Fiore remains hopeful that Apple will eventually let him in.  He states, "They seem so much more innovative and smarter than that."

Updated: Monday April 19, 2010 8:55 a.m. -
After an outpouring of negative publicity, late Friday Apple contacted Fiore and encouraged him to resubmit the app, indicating that this time they would approve it.

Fiore, however, isn't entirely satisfied with the response.  He states, "I feel a little bit guilty because it feels like I am getting preferential treatment.  It seems like you need to raise a stink to get something political approved.  That's what makes me a little upset, if you are someone people haven't heard of and have an amazing satire app, you won't get this through."

He's willing to give the Cupertino giant a pass, though, saying that maybe they're just adjusting to their role as the world's largest smart phone app host.  He states, "Maybe this is just growing pains.  Hopefully, they will realize, 'Hey, I'm becoming part of the Fourth Estate'. They are becoming the delivery vehicle, and there are some responsibilities that come with that."


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RE: resubmitted
By HotFoot on 4/16/2010 1:33:18 PM , Rating: 3
I could care less about this particular incident. The process itself is ridiculous.

The problem is Apple is now in control of a significant portion of a certain market. They have the power to deny access to the market to product developers. That this denial is ever exercised on the basis of moral, political religious, etc etc grounds is not acceptable. If the iPhone's marketshare were a couple percent, no one would care, but this is basically the de-facto platform today and is being looked on as a business model to emulate.

Imagine if Apple went psycho-green and decided that no applications assisting you in locating a gas station would be permitted on the grounds that it would be promoting CO2 production.


RE: resubmitted
By JediJeb on 4/16/2010 3:30:32 PM , Rating: 2
quote:
The problem is Apple is now in control of a significant portion of a certain market. They have the power to deny access to the market to product developers.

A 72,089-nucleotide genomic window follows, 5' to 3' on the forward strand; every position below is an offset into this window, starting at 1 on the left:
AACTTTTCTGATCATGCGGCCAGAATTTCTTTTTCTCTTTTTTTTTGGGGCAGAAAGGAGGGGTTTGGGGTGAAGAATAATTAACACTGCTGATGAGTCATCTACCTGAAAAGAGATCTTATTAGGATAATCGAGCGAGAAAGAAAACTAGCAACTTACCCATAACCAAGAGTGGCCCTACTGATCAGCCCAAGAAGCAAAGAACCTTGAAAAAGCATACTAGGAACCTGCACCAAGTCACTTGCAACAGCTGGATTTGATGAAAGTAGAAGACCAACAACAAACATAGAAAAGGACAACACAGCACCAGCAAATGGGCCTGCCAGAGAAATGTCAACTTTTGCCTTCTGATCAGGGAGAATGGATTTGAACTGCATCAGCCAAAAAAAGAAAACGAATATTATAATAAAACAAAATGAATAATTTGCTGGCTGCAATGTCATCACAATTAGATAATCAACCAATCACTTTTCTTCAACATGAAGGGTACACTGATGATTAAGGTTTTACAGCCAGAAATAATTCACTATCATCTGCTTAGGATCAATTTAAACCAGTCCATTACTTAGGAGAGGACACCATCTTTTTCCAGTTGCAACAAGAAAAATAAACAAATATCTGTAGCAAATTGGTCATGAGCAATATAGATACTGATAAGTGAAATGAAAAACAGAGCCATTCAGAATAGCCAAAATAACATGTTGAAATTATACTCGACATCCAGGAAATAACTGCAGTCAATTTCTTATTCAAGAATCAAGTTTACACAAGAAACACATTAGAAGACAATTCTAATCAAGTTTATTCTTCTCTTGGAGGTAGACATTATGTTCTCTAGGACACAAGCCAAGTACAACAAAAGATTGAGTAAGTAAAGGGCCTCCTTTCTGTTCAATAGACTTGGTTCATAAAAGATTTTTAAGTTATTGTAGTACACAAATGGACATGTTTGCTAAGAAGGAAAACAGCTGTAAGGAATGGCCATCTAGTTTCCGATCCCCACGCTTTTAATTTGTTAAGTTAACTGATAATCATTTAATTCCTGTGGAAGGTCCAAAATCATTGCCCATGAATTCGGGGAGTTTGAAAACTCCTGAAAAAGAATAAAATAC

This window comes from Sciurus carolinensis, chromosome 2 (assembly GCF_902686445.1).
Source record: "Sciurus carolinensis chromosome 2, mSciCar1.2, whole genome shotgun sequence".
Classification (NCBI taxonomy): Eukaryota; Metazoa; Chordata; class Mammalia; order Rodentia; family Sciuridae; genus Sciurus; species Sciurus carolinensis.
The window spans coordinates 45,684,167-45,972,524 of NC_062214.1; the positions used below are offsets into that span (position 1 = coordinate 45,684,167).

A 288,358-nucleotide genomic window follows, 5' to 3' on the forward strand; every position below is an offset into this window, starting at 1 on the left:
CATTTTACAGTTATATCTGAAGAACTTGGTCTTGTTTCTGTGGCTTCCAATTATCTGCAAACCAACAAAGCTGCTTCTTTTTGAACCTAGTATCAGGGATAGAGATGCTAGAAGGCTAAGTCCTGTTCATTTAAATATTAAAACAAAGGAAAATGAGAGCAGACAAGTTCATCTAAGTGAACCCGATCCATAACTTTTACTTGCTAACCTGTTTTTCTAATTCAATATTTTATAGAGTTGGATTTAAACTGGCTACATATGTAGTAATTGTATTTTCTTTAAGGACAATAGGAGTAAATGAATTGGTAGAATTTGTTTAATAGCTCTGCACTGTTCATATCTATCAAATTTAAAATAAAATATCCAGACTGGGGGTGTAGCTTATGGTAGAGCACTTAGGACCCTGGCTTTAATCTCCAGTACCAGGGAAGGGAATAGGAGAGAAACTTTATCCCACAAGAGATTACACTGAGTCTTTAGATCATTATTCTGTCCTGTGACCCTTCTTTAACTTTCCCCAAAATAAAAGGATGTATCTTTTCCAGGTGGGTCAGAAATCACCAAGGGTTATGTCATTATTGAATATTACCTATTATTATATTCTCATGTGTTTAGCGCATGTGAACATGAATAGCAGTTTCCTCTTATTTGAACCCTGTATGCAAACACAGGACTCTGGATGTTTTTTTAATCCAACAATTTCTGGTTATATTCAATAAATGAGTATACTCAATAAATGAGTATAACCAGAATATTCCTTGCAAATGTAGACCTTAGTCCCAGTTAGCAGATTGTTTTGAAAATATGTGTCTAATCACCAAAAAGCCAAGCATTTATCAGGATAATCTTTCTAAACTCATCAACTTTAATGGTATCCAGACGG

They are only in control because people have put them in control by purchasing Apple products. If everyone who owns and iPhone would switch to another phone then Apple would no longer control that market segment, plain and simple. Nobody was ever forced to purchase an iPhone. People should make informed decisions then take responsibility for those decisions. Disagreeing with Apple's policies but purchasing an iPhone anyway is like purchasing a Ford Focus then getting mad because it doesn't fly when you knew from the beginning that a Ford Focus doesn't fly.

"Caveat emptor" is a phrase that has been around for a long long time, if someone wants to ignore the advice of Let the Buyer Beware, then they deserve what they get.


RE: resubmitted
By UNHchabo on 4/19/2010 3:24:25 PM , Rating: 2
Except that many people use their iPhones to gather information about the world, like they used to from television, radio, or newspaper. I agree with Mr. Fiore's comment that Apple is now a part of the Fourth Estate; they provide a journalistic service to the people. Allow me to rephrase your post in a way that shows what I mean:

quote:
NBC is only in control because people have put them in control by watching their channels. If everyone who watches NBC would switch to another channel then NBC would no longer control that market segment, plain and simple. Nobody was ever forced to watch NBC. People should make informed decisions then take responsibility for those decisions.


If NBC chose not to air an episode of The Tonight Show because it "ridiculed" a public figure, then everyone would berate them for failing to abide by journalistic principles.


“And I don't know why [Apple is] acting like it’s superior. I don't even get it. What are they trying to say?” -- Bill Gates on the Mac ads